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Best Travel Guidebooks Reviewed
Or at least the ones I like the most!

The Europe BookEurope guidebook
by Lonely Planet

The Europe Book

I'm not much of a coffee table book person but I'll make an exception for this Europe travel guide. It's actually a pseudo-coffee table tome - it is a paperback rather than a hardcover, but a big beautiful one.

I was ready to find it unwieldy and superficial until I started reading it, and I was hooked.

The Europe Book leaves no country unattended, even the tiny ones (San Marino, Vatican City) or newest ones (Montenegro) or furthest ones (Azerbaijan), interpreting Europe quite largely. It doesn't pretend to be an in-depth study of each country but if you're planning to travel through Europe and haven't quite decided which countries to visit, some of these descriptions could tip the balance.

It's immensely practical. The bare facts first - capital, population, language... and a coherent structure for each country:

  • Landscape: pine-clad hills, alpine peaks, vast open steppes...
  • History in a nutshell: the high points only
  • People: minorities, culture
  • The best films and books about the country
  • Trademarks, like flamenco, Turkish delight, pizza, kissing
  • Natural beauty, top festivals
  • Urban scene, for city slickers
  • Surprising facts (coffee came to Europe from Turkey)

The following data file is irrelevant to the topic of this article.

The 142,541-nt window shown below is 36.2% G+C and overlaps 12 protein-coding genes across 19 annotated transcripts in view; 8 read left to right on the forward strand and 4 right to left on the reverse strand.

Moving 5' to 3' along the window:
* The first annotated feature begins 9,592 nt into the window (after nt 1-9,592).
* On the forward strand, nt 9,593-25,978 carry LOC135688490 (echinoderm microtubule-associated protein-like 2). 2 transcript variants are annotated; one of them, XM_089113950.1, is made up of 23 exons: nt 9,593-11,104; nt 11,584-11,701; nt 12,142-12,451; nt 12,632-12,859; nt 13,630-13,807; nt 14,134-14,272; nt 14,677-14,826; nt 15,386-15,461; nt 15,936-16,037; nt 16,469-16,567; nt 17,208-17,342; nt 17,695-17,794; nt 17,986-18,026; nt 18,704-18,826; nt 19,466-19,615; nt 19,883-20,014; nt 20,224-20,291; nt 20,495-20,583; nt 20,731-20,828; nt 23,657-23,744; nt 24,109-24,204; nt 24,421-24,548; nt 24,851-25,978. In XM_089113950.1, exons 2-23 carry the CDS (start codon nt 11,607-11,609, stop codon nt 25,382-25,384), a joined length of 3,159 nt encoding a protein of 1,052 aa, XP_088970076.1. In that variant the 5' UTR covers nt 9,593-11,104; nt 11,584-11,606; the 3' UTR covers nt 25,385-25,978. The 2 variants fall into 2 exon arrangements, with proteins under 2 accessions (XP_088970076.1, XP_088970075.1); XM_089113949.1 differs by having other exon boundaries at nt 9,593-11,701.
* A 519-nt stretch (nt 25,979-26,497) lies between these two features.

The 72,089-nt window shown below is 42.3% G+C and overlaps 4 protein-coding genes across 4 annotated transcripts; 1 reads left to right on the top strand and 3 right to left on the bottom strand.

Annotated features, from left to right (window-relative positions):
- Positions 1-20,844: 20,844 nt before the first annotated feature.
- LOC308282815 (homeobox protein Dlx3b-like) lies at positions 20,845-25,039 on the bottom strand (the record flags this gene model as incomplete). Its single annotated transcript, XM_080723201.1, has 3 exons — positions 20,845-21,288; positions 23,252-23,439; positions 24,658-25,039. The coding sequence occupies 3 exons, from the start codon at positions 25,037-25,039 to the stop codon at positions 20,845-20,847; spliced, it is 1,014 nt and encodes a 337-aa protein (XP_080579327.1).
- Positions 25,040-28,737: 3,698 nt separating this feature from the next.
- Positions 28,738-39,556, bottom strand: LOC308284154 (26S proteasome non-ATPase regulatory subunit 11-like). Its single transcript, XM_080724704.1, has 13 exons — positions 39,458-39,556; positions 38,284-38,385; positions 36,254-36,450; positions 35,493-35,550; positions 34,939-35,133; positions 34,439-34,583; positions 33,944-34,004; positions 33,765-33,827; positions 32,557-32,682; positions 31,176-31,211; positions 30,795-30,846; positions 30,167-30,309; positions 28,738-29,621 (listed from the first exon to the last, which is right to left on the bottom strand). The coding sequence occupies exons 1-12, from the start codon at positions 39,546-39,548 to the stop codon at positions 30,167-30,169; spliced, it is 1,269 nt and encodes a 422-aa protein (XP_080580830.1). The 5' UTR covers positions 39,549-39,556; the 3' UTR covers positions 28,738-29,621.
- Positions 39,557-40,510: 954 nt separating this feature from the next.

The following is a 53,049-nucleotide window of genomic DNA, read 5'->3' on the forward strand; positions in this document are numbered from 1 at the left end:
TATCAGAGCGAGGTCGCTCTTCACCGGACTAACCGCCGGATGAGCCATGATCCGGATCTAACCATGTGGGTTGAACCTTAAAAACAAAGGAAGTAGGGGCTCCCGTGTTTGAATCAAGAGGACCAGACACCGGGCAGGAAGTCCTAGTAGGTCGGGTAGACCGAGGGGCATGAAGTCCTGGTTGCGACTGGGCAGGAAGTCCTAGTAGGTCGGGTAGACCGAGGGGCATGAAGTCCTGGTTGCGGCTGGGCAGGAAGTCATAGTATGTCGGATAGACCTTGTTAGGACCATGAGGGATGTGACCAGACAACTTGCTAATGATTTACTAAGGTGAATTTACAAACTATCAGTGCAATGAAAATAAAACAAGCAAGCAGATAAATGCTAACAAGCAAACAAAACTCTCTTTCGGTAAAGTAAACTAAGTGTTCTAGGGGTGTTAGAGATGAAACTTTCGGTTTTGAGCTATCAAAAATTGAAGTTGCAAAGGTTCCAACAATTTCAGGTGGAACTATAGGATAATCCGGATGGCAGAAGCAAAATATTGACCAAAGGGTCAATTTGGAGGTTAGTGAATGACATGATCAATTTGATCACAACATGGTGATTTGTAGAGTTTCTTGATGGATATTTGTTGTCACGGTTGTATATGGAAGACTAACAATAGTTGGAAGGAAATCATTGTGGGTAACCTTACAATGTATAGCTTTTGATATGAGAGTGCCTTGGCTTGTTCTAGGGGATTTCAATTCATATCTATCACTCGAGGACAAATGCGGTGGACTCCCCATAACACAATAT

• Plus marketplace (the economy), random facts, cuisine, best sights, ecotourism, myths and legends, future directions...
  • And alsoi important, Essential Experiences, or where you have to go to see this country properly

Lonely Planet has taken advantage of the size of the book (equivalent to the surface of about four paperbacks) to provide us with fabulous photographs that whet your appetite for a visit to countries you may never even have heard of before. As is fitting for a book about Europe, it also suggests a number of itineraries that will take you off the beaten path (or on, as you wish).

What's missing from this book? Places to sleep and eat, transport, all the nuts and bolts you usually find in a travel guidebook. But if all this were included, you'd need a wheelbarrow to carry The Europe Book around. It's large as it is, something to thumb through before you leave, not a book to stuff into your backpack.

 

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